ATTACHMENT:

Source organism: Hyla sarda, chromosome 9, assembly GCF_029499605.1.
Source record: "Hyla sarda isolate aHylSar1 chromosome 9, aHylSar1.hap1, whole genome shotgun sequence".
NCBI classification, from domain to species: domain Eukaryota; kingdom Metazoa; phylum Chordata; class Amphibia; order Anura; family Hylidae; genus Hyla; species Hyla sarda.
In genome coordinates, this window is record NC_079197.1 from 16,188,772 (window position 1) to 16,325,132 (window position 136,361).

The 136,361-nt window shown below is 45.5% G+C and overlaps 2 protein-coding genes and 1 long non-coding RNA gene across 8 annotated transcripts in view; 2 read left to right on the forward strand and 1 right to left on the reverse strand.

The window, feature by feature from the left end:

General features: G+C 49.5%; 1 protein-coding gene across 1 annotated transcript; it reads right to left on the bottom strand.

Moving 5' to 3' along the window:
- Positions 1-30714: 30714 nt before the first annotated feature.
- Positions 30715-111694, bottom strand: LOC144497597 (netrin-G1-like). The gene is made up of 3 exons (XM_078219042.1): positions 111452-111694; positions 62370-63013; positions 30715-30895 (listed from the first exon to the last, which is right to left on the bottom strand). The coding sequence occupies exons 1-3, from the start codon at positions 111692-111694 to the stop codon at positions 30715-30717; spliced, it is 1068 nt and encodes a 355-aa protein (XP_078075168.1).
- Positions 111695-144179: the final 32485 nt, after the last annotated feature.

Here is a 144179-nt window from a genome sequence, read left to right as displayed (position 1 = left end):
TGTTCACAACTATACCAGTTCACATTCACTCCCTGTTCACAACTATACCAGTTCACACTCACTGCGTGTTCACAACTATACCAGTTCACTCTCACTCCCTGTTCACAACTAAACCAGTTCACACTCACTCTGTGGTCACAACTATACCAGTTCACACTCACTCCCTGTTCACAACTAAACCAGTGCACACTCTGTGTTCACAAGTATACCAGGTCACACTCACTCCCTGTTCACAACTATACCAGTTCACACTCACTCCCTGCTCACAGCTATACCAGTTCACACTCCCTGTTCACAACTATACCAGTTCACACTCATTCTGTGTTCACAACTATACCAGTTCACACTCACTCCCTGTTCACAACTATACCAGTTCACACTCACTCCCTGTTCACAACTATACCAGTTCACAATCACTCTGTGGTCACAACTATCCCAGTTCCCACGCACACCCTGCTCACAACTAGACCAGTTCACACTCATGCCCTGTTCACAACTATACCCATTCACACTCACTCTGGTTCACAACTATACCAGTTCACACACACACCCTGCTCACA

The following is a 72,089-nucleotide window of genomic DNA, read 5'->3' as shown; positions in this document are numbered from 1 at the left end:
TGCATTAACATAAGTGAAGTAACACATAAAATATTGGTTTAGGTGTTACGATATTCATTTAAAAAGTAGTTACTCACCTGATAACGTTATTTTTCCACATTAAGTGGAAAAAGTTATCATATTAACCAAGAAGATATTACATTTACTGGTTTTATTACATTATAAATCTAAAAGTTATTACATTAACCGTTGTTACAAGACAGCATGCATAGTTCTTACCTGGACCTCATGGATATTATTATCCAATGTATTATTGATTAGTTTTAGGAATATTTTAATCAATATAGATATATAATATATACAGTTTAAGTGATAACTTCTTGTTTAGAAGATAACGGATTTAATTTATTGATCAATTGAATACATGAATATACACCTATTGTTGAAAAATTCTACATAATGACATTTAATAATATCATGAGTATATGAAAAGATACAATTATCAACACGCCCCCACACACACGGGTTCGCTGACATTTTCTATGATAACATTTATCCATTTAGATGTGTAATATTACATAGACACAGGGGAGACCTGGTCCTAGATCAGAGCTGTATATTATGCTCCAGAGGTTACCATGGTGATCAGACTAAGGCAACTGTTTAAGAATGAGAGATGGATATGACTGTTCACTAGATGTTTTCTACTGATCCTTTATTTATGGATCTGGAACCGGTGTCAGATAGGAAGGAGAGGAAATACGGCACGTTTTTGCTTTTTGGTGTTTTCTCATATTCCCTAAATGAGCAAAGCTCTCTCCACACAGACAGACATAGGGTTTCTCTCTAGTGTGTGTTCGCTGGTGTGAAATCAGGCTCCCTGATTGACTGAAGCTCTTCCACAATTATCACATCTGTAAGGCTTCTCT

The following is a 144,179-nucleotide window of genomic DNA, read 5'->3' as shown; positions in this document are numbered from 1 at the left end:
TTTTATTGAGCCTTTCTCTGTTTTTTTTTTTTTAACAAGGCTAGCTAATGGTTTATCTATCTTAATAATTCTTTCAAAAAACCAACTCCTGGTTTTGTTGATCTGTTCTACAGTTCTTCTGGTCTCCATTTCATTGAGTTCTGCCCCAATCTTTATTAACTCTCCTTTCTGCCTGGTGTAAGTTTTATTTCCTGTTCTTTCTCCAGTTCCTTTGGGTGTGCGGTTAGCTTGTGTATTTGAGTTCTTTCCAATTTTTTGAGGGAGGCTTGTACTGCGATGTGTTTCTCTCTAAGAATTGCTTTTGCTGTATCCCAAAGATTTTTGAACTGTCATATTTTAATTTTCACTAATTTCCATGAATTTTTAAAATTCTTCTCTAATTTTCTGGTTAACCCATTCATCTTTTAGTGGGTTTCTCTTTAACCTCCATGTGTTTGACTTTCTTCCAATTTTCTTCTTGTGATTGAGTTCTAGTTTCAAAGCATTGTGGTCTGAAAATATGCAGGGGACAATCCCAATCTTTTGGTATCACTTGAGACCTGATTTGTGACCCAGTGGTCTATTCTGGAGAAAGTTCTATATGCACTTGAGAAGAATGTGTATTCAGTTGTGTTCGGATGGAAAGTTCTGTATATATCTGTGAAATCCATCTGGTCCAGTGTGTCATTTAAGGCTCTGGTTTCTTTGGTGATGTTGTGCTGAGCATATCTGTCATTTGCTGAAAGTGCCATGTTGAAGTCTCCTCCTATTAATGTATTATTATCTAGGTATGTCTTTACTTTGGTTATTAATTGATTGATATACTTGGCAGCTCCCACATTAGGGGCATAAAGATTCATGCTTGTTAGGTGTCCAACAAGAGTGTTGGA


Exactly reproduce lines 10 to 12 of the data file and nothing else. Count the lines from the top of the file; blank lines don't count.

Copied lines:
- Positions 30715-111694, bottom strand: LOC144497597 (netrin-G1-like). The gene is made up of 3 exons (XM_078219042.1): positions 111452-111694; positions 62370-63013; positions 30715-30895 (listed from the first exon to the last, which is right to left on the bottom strand). The coding sequence occupies exons 1-3, from the start codon at positions 111692-111694 to the stop codon at positions 30715-30717; spliced, it is 1068 nt and encodes a 355-aa protein (XP_078075168.1).
- Positions 111695-144179: the final 32485 nt, after the last annotated feature.

Here is a 144179-nt window from a genome sequence, read left to right as displayed (position 1 = left end):